"That Was Your Mother" I've always felt should have been the last track (with "All Around The World" not making the cut). The music with Good Rockin' Dopsie and the Twisters may have squared the circle of his journey too directly but gosh it's fun. And the imagery of a girl who is "pretty as a prayerbook/ Sweet as an apple on Christmas Day" is just about perfect. Simon himself probably isn't too fond of "All Around The World" due to the charge of Los Lobos that they deserved a songwriting credit for jamming with him while the song was created. Simon says they never raised an issue till the album became a massive success and it was just a legal thing engendered by lawyers.

It's an interesting issue since it goes to the heart of sampling, collaboration and the "colonial" usurping of local, "authentic" music that once dogged this album and anyone who had the temerity to grab inspiration anywhere they found it. (George Harrison plays sitar on his new single? Poser!) Of course, Van Morrison had jazz musicians jam while creating and recording Astral Weeks. The musicians deserve all due credit but would there have been an album at all without Morrison and his vision and lyrics? If he's the one picking and choosing, isn't it possible he's the author?

Mind you, there's an imbalance of power when you see little known studio musicians playing on an album by a world famous artist. But at this stage in their career, Los Lobos were major critical darlings and poised to have the biggest success of their lives with a cover of "La Bamba," itself a combination of "traditional" Latin American music with rock and roll. The more things change... Lyrically, the final track is rather oblique. The myth of fingerprints is that we're all unique when from a certain perspective we all have so much in common. The myth of fingerprints extends to entire races and countries and is the source of reasons for war throughout history, hence the former army post happily "abandoned now just like the war." In the very last line, the former talk show host says the myth of fingerprints is why we must learn to live alone.

So the album begins by pleading with us not to cry and ends with us needing to learn to live alone, that is, without interfering with one another or thinking we're special and different and better than anyone else. The music ranges from the most elemental (human voices raised in harmony) to contemporary rock to a melding of music from around the world that makes barriers and genres seem passe. It "samples" found music, collaborates across languages and creates an album that is one of the most joyous, complex and rich in rock history.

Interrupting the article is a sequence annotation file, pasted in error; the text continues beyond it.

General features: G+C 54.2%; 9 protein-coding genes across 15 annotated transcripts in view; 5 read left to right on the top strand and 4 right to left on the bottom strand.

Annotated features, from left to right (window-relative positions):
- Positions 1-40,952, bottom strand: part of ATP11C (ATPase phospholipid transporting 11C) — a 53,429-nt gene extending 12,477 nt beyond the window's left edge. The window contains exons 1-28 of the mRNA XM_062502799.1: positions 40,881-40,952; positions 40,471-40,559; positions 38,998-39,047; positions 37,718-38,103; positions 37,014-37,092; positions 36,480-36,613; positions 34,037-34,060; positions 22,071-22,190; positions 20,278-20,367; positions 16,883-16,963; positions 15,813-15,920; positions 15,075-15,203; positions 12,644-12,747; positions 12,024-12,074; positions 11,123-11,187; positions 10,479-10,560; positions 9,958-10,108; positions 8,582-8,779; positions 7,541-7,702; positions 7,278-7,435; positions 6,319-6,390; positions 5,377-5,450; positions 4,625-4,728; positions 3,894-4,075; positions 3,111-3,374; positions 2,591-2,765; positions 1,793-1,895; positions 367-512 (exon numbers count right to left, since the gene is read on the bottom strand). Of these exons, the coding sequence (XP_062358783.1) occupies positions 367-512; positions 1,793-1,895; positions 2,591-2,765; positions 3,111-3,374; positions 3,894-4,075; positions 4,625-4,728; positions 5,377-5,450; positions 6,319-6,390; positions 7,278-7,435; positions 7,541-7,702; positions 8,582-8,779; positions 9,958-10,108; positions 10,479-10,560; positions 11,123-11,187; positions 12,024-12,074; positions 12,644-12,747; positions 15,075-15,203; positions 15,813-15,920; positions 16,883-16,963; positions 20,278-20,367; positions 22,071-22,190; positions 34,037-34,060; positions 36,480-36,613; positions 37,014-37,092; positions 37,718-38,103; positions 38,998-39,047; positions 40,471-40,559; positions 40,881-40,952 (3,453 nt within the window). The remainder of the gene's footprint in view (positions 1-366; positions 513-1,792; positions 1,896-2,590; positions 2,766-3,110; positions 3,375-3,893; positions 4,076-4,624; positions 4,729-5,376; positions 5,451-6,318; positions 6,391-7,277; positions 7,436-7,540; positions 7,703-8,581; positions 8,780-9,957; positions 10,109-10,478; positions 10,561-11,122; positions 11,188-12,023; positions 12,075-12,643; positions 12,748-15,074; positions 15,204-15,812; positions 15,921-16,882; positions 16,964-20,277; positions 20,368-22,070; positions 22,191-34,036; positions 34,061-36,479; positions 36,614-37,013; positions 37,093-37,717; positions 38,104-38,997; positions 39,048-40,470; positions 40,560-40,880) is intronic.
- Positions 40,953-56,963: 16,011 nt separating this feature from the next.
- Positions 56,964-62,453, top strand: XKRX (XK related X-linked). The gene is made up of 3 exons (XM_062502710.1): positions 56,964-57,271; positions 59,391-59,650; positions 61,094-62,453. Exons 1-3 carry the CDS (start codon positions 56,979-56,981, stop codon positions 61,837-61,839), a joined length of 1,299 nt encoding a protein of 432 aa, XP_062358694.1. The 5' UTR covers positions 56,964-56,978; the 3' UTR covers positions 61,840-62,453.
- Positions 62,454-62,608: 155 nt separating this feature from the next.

P.S. The final track also contains these lyrics: "Well the sun gets bloody/ And the sun goes down/ Ever since the watermelon." I haven't the foggiest idea what "ever since the watermelon" could possibly mean. Is it a reference to some folk tale or myth? Anyone with ideas of what it alludes to, raise your hand.

Thanks for reading. Michael Giltz is the cohost of Showbiz Sandbox, a weekly pop culture podcast that reveals the industry take on entertainment news of the day and features top journalists and opinion makers as guests. It's available for free on iTunes. Visit Michael Giltz at his website and his daily blog. Download his podcast of celebrity interviews and his radio show, also called Popsurfing and also available for free on iTunes. Link to him on Netflix and gain access to thousands of ratings and reviews.

Part One: The Boxed Set Review

Part Two: The Cultural Impact

Part Three: The Boycott

Part Four: The Album, Track By Track

Note: Michael Giltz was provided with a free copy of the deluxe boxed set with the understanding that he would be writing a review.